Monday, March 23, 2009

Tunnelizing Migration 3: From Headwalls to Super Walls


[Image: An unrelated photo, via DJ_Scamper.]

It looks like the U.S. government is running a little back-to-basics sort of test in the nation’s backyard along the Arizona-Mexico border. They’ve selected a key 100-yard stretch of space right alongside the fence in Nogales to pack a concrete “headwall” 10-12 feet deep, 1-2 feet wide into the ground that will form essentially an invisible extension of the border fence below the surface.

According to the article, the headwall was poured “where smugglers have made several attempts over the years to dig through to the United States.” The Border Patrol accompanied Mexican officials along the wash that runs parallel to International Street in Mexico where they get through “along a stretch that is covered by concrete.”


[Image: A photo of the headwall in Nogales, Az. as it is being poured.]

So, they have turned to yet another wall in attempt to cut off the shallow subterrain of this popular stretch, but – will it succeed? In my measly opinion more than likely it will for a short term anyway, but not because of the new "headwall" but rather all the extra attention the area is receiving in general right now so that more likely the cartel will shift their operation elsewhere, at least until the Border Patrol looks away again. Yet, no doubt the BP will attribute credit to the headwall for suppressing the number of tunnels found there in the future, and use it as ammunition to clone the strategy elsewhere, who knows perhaps even as far away as Gaza (more on that later). In fact, merely weeks after the concrete has dried, the Border Patrol is already claiming it a success, saying so far they haven’t found any new tunnels. Ha! Hilarious – it’s only been a few weeks!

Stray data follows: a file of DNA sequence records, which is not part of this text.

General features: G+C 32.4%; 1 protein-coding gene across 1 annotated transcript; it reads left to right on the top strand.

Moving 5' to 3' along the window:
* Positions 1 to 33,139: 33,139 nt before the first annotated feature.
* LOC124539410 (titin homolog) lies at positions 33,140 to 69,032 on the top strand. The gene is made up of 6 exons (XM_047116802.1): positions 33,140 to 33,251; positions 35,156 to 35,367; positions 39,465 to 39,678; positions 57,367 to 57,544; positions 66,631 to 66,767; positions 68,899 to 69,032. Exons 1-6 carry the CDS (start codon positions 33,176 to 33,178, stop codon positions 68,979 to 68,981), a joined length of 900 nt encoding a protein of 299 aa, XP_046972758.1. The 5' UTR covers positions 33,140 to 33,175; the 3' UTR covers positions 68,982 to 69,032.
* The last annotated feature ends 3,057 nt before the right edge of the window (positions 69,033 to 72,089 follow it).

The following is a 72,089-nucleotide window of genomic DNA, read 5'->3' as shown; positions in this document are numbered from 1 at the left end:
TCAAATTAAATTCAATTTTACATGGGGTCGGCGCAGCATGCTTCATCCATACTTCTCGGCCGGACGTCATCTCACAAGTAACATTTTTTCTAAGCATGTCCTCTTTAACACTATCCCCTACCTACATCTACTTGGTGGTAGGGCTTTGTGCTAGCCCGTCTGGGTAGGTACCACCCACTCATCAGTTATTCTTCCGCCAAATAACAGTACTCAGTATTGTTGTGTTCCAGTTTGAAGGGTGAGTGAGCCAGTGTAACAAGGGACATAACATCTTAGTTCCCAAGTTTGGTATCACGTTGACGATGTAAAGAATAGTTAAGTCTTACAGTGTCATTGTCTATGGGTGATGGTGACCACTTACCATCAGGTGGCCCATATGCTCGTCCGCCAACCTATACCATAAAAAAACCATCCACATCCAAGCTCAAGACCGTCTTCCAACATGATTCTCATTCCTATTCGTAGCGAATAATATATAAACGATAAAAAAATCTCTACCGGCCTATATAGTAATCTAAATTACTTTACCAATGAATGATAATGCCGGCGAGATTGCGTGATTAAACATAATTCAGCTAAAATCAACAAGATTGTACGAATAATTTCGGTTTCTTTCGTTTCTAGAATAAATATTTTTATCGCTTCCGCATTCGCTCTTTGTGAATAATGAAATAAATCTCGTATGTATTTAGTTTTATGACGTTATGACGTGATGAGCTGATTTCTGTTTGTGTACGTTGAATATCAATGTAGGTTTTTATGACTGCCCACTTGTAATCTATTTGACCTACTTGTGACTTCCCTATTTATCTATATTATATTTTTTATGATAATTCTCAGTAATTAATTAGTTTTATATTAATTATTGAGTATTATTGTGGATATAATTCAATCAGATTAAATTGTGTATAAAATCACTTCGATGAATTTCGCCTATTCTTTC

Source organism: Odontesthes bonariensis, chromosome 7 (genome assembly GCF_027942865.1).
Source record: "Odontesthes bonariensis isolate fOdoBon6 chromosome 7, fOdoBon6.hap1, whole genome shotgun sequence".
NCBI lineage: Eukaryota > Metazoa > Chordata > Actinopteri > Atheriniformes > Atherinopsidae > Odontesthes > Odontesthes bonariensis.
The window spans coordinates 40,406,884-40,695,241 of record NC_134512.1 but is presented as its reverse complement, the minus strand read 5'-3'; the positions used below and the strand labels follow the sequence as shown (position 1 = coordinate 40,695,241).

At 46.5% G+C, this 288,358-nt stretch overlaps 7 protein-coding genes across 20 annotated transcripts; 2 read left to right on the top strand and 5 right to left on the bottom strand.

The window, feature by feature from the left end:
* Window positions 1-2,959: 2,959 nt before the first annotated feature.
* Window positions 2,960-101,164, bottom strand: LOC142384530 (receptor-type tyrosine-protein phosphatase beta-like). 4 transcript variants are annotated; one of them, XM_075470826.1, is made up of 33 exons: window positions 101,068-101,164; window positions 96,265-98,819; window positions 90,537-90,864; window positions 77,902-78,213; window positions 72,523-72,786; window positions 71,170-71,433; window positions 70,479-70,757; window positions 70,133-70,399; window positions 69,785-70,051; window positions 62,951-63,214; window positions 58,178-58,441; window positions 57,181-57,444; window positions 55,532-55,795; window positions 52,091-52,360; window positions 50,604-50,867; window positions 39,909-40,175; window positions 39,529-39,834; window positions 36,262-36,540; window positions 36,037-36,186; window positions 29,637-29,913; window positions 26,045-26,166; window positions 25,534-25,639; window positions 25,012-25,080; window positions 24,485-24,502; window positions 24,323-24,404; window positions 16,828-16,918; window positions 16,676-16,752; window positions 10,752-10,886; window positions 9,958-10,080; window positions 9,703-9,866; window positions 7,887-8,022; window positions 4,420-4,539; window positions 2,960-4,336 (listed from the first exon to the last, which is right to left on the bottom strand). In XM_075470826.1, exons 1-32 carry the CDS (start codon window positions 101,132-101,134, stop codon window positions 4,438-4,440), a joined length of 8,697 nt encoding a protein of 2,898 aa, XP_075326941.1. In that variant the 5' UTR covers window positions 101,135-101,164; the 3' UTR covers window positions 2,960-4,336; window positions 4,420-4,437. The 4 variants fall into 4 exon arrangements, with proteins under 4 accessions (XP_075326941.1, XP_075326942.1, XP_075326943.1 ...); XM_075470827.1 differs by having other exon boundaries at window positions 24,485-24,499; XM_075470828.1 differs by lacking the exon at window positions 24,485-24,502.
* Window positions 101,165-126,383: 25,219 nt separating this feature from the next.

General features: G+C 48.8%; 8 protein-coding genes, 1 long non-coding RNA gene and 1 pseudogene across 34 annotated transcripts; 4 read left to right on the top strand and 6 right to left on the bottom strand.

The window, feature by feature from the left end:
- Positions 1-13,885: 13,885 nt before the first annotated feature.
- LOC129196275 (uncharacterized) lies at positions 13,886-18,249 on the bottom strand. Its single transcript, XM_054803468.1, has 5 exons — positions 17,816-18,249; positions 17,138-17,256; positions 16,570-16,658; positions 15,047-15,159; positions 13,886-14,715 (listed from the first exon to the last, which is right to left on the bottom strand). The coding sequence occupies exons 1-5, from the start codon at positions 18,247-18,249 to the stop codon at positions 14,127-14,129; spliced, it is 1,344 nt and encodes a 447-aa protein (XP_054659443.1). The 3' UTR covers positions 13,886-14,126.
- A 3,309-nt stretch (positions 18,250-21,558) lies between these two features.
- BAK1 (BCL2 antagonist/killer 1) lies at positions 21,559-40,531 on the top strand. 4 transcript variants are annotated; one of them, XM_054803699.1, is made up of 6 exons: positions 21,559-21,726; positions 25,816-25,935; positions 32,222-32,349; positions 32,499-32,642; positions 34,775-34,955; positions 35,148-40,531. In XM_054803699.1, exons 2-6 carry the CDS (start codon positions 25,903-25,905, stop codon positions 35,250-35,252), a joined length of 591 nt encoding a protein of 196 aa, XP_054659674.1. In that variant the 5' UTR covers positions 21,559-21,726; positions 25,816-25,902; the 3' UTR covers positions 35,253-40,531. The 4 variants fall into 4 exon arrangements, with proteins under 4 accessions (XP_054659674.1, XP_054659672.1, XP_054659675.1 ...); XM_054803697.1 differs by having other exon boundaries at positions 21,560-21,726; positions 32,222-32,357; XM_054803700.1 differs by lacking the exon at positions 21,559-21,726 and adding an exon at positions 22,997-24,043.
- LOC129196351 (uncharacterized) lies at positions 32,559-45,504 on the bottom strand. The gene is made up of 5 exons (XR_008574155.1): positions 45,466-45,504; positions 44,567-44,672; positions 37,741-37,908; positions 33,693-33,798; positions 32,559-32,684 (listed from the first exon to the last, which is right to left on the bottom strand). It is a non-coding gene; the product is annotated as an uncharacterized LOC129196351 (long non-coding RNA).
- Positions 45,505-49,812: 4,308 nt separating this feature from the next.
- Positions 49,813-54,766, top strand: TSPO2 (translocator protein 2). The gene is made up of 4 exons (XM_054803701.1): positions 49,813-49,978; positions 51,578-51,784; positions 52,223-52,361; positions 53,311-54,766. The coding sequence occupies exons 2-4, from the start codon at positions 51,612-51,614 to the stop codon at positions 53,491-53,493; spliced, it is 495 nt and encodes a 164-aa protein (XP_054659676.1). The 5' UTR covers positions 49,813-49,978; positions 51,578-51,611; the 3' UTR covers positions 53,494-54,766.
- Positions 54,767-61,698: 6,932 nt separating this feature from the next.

I would be even less surprised if in a few more weeks from now they found a new tunnel stretching below, or even right through it.


[Image: A photo of the headwall in Nogales, Az. as it is being poured.]

From what I’ve read in the past tunnelers have been known to reuse the concrete from the Customs and Border Protection’s plugs in order to support new passages. Often just offshoots of old existing tunnels, the BP will tell you, some of which are kept semi in tact like pregnant voids cut off inside the border at both ends; concretized air bubbles trapped below the earth’s surface. I also read a while back that to counter this move they were developing a special concrete that would crumble if tampered with, and using slurry so the plugs might cave in on tunnelers as well.

Yet, in trying to look at this from the DHS's perspective, my first reaction to an underground wall is: won’t this also just help the tunnelers by feeding them added raw material to work with? And wouldn’t it provide additional cover from other detection methods – especially if they’ve already been successful puncturing concrete?

Of course, the obvious lesson to me here is, you don’t solve the inherent fallacy of a wall by adding more walls. But, if there is one thing we can say about American policy in this regard, it is the kind of hardheadedness that perhaps only a headwall can do justice.

All I can say is, mustn’t underestimate the ingenuity of the cartel, or even the noble migrant seeking access to a better livelihood, for that matter. Now that it’s getting down to pitching shovels the size of football fields into the crawl spaces of the earth’s crust, what next? How deep do they plan for their underground wall to go?

• • •